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Modal changes in indirect speech | Grammaring - A guide to English grammar
Student Stumper 5: May in Reported Speech | English with Jennifer
May (permission, present) : Could
May (permission, future) : Would be allowed to
I have read this information on these sites and I have been a little bit confused. If the things written about 'may' is true, I would like to ask if it is a rule or can we use 'might' instead of 'could / would be allowed to'? For example;
1- ''No one may leave the meeting before the vote is taken,” said the director.
a- The director said that no one could leave the meeting before the vote was taken.
b- The director said that no one might leave the meeting before the vote was taken.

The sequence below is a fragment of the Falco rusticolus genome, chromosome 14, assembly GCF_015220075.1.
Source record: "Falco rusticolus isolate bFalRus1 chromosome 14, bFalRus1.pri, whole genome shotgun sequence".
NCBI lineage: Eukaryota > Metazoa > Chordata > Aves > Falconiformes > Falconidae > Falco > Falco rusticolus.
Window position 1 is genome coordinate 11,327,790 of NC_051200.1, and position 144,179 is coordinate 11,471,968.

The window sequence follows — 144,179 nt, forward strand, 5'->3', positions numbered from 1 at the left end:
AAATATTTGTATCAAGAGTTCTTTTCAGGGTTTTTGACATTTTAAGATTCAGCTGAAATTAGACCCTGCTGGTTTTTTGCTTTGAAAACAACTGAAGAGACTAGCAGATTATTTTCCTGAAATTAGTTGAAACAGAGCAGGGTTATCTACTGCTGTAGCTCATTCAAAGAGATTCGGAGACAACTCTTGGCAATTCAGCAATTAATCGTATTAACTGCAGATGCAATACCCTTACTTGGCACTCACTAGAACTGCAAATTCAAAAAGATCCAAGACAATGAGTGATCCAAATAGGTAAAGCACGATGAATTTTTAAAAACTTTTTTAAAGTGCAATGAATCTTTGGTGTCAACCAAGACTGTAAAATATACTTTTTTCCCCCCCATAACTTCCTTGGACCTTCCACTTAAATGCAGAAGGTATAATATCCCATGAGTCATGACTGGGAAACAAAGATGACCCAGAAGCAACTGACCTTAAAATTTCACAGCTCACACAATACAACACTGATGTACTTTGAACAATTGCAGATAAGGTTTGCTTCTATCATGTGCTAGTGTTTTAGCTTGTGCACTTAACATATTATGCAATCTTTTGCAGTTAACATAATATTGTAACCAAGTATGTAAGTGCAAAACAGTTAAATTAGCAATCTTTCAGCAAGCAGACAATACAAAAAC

2- You may leave the table now that you're finished with your dinner.
a- You could leave the table now that you're finished with your dinner.
b- You might leave the table now that you're finished with your dinner.
Could you please help me about this subject?
I have fixed it.
a. She said that I could/might leave the table when/because I had finished my dinner.
Last edited by 5jj; 02-Sep-2013 at 11:48.
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